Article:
Flipping profits more than triple from 2012
If you're a home flipper, chances are that the past few months have been very good to you.
According to figures just released by RealtyTrac, gross profits have soared an average of 246 percent nationwide in the first half of this year compared with the same period last year. The average flipper -- someone who sold a single-family home between January and June after owning it for six months or less -- sold a home for $18,391 more than the purchase price.
Flipping activity continues to increase too, RealtyTrac says: 19 percent more homes were flipped in the first half of the year compared with the same period last year. As recently as 2011, scarcely more than half the number of homes were flipped in January to June vs. the first half of this year.
RealtyTrac, an online marketplace for real estate data, defines a flip as a home sale that happens within six months of the home's previous sale. Gross profit is simply the difference between what the flipper paid and what the flipper later sold the property for. The profit figure doesn't take into account any improvements the flipper might have made on the property, nor does it factor in the possibility that the flipper bought the house with a mortgage rather than cash (which could greatly increase the profit -- though many investors pay for homes in full rather than use borrowed money).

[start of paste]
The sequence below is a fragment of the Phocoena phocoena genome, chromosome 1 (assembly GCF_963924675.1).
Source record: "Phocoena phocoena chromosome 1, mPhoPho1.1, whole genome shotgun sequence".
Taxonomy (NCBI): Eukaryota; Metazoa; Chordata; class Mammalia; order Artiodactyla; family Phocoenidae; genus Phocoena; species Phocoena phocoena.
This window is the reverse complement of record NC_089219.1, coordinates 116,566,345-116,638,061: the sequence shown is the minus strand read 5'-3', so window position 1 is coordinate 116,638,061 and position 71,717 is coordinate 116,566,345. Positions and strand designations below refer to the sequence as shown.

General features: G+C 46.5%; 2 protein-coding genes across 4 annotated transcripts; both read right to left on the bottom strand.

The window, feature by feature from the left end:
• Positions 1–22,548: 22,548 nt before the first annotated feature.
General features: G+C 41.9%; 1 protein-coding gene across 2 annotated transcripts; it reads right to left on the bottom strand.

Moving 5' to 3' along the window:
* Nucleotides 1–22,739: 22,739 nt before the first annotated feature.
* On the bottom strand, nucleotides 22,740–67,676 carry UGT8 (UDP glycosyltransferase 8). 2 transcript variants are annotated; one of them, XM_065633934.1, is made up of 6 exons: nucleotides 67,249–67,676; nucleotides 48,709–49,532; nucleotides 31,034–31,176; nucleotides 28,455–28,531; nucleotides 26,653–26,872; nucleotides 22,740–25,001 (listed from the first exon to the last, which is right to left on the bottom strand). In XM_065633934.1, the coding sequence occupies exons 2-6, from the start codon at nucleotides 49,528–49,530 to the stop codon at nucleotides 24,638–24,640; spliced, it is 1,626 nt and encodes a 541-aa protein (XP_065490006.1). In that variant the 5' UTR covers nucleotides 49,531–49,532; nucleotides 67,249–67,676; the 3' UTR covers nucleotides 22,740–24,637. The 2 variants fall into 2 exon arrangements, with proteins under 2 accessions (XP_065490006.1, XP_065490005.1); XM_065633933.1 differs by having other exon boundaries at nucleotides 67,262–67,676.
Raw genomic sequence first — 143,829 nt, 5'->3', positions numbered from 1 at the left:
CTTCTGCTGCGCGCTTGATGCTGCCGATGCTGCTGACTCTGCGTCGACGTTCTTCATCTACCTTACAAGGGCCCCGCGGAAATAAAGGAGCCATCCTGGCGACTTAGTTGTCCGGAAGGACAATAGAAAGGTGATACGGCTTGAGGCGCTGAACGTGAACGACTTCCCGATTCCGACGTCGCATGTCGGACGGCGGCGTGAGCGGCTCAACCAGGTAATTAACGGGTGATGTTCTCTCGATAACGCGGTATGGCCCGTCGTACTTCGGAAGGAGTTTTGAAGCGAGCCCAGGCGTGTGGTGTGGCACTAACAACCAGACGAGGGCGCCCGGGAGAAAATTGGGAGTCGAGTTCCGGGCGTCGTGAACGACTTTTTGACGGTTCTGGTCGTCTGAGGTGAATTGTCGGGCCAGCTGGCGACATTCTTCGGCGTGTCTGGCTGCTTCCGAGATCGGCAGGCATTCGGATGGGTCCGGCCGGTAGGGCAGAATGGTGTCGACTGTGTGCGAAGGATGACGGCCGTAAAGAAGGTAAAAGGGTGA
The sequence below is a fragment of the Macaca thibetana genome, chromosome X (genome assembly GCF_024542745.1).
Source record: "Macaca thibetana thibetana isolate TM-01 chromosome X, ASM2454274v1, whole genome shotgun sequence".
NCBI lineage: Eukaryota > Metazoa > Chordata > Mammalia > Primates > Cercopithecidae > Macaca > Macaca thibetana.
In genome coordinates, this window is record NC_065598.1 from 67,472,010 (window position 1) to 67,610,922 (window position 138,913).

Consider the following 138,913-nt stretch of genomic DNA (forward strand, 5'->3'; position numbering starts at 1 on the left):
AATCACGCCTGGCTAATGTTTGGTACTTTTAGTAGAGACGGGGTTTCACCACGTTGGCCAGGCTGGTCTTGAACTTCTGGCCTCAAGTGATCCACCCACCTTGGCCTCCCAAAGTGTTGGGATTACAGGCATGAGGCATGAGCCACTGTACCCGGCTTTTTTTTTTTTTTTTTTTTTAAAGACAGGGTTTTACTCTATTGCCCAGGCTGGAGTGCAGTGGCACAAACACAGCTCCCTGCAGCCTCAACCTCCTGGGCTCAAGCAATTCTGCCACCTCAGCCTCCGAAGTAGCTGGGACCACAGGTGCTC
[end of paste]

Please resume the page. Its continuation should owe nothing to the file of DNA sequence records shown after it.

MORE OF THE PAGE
Flipping is risky business. Just two years ago during the January-to-June period, flipperslost an average of $13,206 per home. Last year they turned an average profit of just $5,321. And although flipping continues to increase in the nation as a whole, activity dried up along with the bargains in 32 of the 100 markets that RealtyTrac examined. Those down markets included "perennial flipping hot spots like Las Vegas, Phoenix, Southern California and Atlanta," said RealtyTrac Vice President Daren Blomquist. (Click here for Yahoo! Finance's take on why this is probably good news for the housing market -- or watch the video below.)
But flippers continue to find big bargains in one state that was hit hard by the housing crisis: Out of the nation's 15 most profitable metropolitan markets for home flipping, almost half were in Florida.
Flippers also turned impressive profits in several of the nation's biggest metro areas.